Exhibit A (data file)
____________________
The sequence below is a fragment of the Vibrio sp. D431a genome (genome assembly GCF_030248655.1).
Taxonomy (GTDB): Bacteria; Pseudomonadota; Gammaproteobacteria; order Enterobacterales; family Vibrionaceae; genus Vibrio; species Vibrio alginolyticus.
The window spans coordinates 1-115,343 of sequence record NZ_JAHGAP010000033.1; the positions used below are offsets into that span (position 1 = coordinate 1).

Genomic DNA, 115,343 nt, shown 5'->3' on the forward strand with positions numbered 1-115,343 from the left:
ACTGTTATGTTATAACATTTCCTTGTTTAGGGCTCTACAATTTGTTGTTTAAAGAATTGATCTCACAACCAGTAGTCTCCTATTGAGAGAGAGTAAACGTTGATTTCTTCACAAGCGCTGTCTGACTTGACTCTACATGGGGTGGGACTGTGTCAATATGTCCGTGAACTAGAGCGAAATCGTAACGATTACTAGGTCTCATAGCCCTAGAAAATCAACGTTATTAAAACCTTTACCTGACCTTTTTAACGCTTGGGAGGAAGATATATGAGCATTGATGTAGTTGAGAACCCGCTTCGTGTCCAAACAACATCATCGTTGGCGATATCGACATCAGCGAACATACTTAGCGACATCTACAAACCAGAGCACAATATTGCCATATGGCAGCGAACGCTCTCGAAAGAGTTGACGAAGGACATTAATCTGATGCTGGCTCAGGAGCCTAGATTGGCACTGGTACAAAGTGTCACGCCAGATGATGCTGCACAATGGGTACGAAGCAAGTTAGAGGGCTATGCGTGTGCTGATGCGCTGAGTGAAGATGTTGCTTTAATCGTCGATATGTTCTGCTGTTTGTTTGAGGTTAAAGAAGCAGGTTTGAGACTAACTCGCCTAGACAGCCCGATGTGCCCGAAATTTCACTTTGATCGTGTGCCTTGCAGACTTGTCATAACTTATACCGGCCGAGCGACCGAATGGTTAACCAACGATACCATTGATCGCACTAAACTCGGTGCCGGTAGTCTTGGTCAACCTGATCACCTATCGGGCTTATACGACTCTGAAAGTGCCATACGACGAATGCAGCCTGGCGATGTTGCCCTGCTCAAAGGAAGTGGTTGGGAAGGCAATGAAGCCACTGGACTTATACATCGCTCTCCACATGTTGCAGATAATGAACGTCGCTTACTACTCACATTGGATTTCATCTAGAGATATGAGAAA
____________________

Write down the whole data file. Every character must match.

The sequence below is a fragment of the Vibrio sp. D431a genome (genome assembly GCF_030248655.1).
Taxonomy (GTDB): Bacteria; Pseudomonadota; Gammaproteobacteria; order Enterobacterales; family Vibrionaceae; genus Vibrio; species Vibrio alginolyticus.
The window spans coordinates 1-115,343 of sequence record NZ_JAHGAP010000033.1; the positions used below are offsets into that span (position 1 = coordinate 1).

Genomic DNA, 115,343 nt, shown 5'->3' on the forward strand with positions numbered 1-115,343 from the left:
ACTGTTATGTTATAACATTTCCTTGTTTAGGGCTCTACAATTTGTTGTTTAAAGAATTGATCTCACAACCAGTAGTCTCCTATTGAGAGAGAGTAAACGTTGATTTCTTCACAAGCGCTGTCTGACTTGACTCTACATGGGGTGGGACTGTGTCAATATGTCCGTGAACTAGAGCGAAATCGTAACGATTACTAGGTCTCATAGCCCTAGAAAATCAACGTTATTAAAACCTTTACCTGACCTTTTTAACGCTTGGGAGGAAGATATATGAGCATTGATGTAGTTGAGAACCCGCTTCGTGTCCAAACAACATCATCGTTGGCGATATCGACATCAGCGAACATACTTAGCGACATCTACAAACCAGAGCACAATATTGCCATATGGCAGCGAACGCTCTCGAAAGAGTTGACGAAGGACATTAATCTGATGCTGGCTCAGGAGCCTAGATTGGCACTGGTACAAAGTGTCACGCCAGATGATGCTGCACAATGGGTACGAAGCAAGTTAGAGGGCTATGCGTGTGCTGATGCGCTGAGTGAAGATGTTGCTTTAATCGTCGATATGTTCTGCTGTTTGTTTGAGGTTAAAGAAGCAGGTTTGAGACTAACTCGCCTAGACAGCCCGATGTGCCCGAAATTTCACTTTGATCGTGTGCCTTGCAGACTTGTCATAACTTATACCGGCCGAGCGACCGAATGGTTAACCAACGATACCATTGATCGCACTAAACTCGGTGCCGGTAGTCTTGGTCAACCTGATCACCTATCGGGCTTATACGACTCTGAAAGTGCCATACGACGAATGCAGCCTGGCGATGTTGCCCTGCTCAAAGGAAGTGGTTGGGAAGGCAATGAAGCCACTGGACTTATACATCGCTCTCCACATGTTGCAGATAATGAACGTCGCTTACTACTCACATTGGATTTCATCTAGAGATATGAGAAA